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Super Benintendi flashing surprising power

MLB.com @IanMBrowne

KANSAS CITY -- Andrew Benintendi's 100th career hit was his longest. It was also a sign that his power is no longer just projectable, but now a part of his game.

In the top of the fourth inning, Benintendi unloaded on a high, outside fastball from Ian Kennedy on a 1-2 count and sent it splashing into the waterfall in right-center field at Kauffman Stadium.

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KANSAS CITY -- Andrew Benintendi's 100th career hit was his longest. It was also a sign that his power is no longer just projectable, but now a part of his game.

In the top of the fourth inning, Benintendi unloaded on a high, outside fastball from Ian Kennedy on a 1-2 count and sent it splashing into the waterfall in right-center field at Kauffman Stadium.

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The Red Sox wound up taking a 6-4 loss to the Royals on a rare mishap by the bullpen, but Benintendi's missile was the most impressive moment of the day for the visitors.

Statcast™ registered the shot with a projected distance of 454 feet, easily the longest of Benintendi's career. It had the second best distance of any homer by a Boston player this year, trailing only Hanley Ramirez's 469-footer on April 29. And it was the fourth longest hit by anyone at Kauffman Stadium this season.

"When you consider the ease in which he swings, the power that he naturally generates, on days when you get some warm weather and the air is moving a little bit, he's got plenty of distance to carry in even the biggest ballparks," said Red Sox manager John Farrell.

Maybe when he gets deeper into his career, Benintendi will admire a home run like that. On this one, he sprinted out of the box.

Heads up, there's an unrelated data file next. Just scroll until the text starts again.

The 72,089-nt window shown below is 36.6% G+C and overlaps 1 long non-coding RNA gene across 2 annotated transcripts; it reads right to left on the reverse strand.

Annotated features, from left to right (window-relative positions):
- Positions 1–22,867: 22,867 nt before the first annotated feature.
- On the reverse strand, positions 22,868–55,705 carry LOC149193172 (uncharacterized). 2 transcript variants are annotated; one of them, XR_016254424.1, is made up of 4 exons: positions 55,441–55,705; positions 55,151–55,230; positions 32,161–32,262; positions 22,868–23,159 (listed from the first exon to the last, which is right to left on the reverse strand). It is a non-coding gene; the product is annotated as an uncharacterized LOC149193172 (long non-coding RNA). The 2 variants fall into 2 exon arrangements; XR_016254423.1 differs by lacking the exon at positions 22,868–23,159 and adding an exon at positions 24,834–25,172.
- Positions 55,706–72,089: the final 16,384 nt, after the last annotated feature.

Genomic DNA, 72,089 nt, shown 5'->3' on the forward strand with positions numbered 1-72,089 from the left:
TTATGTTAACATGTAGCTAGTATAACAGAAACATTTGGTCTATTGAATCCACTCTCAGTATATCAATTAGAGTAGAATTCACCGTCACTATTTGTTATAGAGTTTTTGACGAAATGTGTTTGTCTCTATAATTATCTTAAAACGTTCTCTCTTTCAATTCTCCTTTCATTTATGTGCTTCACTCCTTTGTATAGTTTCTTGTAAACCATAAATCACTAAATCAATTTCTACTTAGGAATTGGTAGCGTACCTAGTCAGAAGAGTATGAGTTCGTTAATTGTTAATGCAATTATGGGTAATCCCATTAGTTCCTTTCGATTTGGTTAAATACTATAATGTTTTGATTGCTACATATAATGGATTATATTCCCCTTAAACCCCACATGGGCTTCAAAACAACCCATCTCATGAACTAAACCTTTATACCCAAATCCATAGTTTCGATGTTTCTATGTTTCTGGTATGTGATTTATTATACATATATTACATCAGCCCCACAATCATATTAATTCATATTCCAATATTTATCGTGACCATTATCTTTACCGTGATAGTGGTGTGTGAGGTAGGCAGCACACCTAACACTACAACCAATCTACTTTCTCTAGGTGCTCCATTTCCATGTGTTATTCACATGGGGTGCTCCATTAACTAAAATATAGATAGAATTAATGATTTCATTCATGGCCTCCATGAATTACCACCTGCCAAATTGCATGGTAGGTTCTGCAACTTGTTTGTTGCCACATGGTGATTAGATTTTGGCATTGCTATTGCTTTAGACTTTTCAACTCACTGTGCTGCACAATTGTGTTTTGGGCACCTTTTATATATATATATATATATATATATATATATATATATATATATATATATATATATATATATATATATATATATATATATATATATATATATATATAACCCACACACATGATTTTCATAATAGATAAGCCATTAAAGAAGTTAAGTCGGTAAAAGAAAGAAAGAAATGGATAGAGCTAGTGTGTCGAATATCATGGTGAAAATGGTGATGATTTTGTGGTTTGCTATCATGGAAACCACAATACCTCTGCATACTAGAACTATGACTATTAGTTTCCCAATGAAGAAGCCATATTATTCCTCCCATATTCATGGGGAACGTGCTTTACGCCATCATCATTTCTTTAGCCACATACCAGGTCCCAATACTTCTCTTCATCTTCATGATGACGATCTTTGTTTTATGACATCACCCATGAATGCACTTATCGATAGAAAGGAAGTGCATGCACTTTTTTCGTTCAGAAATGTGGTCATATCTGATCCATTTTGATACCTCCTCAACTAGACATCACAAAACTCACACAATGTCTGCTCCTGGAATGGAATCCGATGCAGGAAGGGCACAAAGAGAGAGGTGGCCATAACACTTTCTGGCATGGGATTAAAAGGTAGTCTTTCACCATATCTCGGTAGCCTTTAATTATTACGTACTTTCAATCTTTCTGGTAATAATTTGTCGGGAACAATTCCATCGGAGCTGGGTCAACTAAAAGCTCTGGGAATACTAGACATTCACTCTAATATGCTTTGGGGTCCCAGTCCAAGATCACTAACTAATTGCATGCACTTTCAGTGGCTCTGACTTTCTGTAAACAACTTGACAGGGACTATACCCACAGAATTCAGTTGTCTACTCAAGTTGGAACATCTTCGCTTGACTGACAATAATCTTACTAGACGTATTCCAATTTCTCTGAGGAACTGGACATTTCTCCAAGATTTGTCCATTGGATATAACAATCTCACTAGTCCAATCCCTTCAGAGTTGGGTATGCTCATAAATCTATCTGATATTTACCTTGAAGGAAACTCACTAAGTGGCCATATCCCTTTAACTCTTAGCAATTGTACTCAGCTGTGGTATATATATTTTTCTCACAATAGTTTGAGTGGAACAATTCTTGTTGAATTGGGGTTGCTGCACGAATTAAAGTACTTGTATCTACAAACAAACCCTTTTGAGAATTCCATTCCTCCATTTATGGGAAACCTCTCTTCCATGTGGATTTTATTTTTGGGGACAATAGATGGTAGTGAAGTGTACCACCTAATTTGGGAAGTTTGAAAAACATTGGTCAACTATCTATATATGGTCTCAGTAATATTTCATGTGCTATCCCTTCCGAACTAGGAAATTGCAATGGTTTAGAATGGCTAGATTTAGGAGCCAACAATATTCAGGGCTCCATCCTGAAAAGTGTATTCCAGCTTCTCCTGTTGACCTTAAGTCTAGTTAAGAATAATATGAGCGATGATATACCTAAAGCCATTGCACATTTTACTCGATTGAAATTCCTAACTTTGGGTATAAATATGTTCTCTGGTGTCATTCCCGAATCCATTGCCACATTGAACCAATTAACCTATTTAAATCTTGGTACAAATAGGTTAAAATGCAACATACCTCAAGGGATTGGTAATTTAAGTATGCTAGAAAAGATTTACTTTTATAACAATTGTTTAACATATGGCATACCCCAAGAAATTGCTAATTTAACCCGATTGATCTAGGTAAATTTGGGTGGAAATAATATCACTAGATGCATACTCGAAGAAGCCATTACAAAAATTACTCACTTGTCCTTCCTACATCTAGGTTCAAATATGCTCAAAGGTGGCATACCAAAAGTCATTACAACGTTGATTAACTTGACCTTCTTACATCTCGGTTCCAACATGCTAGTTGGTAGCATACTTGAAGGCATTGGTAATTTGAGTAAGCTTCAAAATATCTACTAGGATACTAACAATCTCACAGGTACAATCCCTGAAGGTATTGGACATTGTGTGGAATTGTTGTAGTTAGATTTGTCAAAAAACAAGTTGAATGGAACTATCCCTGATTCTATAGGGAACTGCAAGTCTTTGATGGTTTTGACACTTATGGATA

"I know it's a big yard, so when I hit it, I was like, make sure I can get on second base. I think the wind was blowing out too, so that helps," said Benintendi.

The hot and humid air certainly helped, as the ball just kept going and going before the water-logged landing.

The most impressive aspect of the homer was the way the 22-year-old was able to turn on a pitch like that.

"I was really trying to go up and in and it ran to the middle and then just ran outside," said Kennedy. "He'd been missing some pitches up but I just didn't get that one far enough up and in. He didn't miss it."

"Just trying to hit it hard," said Benintendi. "I knew he liked to elevate his fastball so I was trying to look up in the zone and I was fortunate enough to get that one."

Given his 5-foot-10 frame, Benintendi's power wasn't a certainty when the Red Sox made him the seventh overall pick in the 2015 Draft. But just like Boston's other diminutive outfielder -- Mookie Betts -- Benintendi can make up for his lack of size with bat speed. He also worked tirelessly over the winter to get stronger.

Not even halfway through his rookie season, Benintendi has 10 homers and 40 RBIs. In 477 at-bats last season (Majors and Minors combined), Benintendi had 11 home runs.

"He's quick," said Red Sox assistant hitting coach Victor Rodriguez. "Quickness is power. From point A to point B, he's real short and compact, and that's the power he's got. He has a real nice and short, compact swing that creates that power."

And everyone at Kauffman Stadium witnessed that power on Wednesday.

"This is a tough field to hit the ball that far," said Rodriguez. "That tells you what kind of power this kid has. When he connects, and he connects the right way, the ball carries."

Ian Browne has covered the Red Sox for MLB.com since 2002. Follow him on Twitter @IanMBrowne and Facebook.

Boston Red Sox, Andrew Benintendi